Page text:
The definitions of fine arts and what disciplines are included therein vary, but a common thread among the definition of what comprises fine arts is the thought that they are "art for art's sake"--objects made or performed for their beauty, intellectual value or aesthetic appeal. In a broad sense, the fine arts encompass certain forms of dance, music, painting, sculpture, architecture, drama, poetry and other disciplines. Sometimes the term "fine arts" is used to refer solely to the visual arts--painting, sculpture, lithography, photography--while theater, dancing and music are referred to as the performing arts.
An early definition of fine arts included objects that were beautiful but not useful, a distinction that stemmed from the belief that useful objects were the domain of working people and art belonged to the elite aristocracy. This distinction between beautiful and useful has certainly blurred over the ages--ceramics, textiles, furniture and architecture (inarguably useful) are often included under the umbrella of fine arts.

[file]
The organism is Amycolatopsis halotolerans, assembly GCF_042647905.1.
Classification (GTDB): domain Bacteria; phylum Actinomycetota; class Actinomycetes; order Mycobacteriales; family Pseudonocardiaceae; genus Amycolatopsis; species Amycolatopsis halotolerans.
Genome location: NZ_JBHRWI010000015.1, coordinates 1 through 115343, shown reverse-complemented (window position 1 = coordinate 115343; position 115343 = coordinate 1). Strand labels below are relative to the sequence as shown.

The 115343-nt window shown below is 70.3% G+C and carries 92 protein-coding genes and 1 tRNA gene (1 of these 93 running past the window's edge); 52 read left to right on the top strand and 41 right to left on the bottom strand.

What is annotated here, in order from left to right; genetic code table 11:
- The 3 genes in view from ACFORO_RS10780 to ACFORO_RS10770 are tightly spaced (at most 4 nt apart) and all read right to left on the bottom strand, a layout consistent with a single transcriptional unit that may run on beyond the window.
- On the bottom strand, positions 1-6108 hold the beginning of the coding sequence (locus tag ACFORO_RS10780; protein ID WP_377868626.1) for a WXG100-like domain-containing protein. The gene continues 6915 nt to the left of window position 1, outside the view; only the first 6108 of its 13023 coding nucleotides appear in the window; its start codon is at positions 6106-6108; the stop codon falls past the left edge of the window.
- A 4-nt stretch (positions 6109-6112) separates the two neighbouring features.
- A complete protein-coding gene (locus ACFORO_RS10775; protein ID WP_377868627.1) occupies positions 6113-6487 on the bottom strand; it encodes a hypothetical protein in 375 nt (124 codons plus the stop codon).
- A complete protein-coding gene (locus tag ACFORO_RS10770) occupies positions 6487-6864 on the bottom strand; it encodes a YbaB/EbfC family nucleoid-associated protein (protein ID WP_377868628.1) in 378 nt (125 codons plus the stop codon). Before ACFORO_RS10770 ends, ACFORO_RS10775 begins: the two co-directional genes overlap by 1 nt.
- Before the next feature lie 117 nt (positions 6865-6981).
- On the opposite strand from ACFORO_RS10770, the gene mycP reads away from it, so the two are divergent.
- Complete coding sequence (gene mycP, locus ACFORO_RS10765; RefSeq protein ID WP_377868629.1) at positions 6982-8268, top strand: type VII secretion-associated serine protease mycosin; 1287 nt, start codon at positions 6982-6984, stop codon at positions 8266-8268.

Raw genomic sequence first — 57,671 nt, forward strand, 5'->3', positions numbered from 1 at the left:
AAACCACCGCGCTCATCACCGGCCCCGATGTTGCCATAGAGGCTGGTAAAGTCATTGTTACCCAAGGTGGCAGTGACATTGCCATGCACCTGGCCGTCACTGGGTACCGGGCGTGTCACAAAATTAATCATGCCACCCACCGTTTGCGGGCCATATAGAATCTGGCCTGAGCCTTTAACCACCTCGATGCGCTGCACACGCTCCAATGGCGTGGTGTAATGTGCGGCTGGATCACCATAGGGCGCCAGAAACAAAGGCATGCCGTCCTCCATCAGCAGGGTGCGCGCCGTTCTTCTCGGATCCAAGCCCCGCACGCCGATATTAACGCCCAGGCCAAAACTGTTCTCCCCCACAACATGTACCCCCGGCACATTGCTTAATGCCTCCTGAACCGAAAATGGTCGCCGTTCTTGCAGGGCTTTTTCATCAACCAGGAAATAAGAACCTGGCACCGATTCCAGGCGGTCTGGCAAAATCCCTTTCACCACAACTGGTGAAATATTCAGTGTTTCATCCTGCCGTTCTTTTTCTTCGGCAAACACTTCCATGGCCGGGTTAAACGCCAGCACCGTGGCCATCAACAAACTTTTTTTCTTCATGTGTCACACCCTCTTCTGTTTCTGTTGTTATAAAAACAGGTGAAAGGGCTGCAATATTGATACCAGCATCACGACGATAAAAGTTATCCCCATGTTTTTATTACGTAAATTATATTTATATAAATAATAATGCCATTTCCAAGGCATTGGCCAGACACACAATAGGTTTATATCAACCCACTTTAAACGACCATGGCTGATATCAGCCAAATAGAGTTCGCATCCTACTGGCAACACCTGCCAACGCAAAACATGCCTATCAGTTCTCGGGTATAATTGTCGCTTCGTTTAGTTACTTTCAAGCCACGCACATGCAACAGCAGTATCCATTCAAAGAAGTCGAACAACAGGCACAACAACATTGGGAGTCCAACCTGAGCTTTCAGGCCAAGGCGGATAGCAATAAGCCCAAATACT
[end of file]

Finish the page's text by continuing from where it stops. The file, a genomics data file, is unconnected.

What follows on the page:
Objects of art, whether a painting, a photograph or an opera or ballet, usually have been created with consideration for the following: style, aesthetics, design, perspective and rhythm. There are seven elements of art in regard to visual arts: line, space, color, texture, value, form and shape. These elements of art are critical tools for evaluating and describing an object of art.
The fine arts are often classified into periods, styles and movements. Familiarity with these styles and periods (Baroque, Classicism, Dada, Expressionism, Fauvism, Impressionism, Renaissance, Romanticism, Surrealism, etc.) can also be helpful in learning art history and in evaluating art. The term "movement" is often used to refer to modern art, and references a tendency or style with a common goal or philosophy behind it practiced by a group of artists during a specific period of time.
The fine arts are alive and well today; most major cities have at least one museum dedicated to the visual arts and a cultural institution dedicated to the performing arts. Not only the definition but the field of fine arts is constantly changing as new styles, techniques and technology are introduced.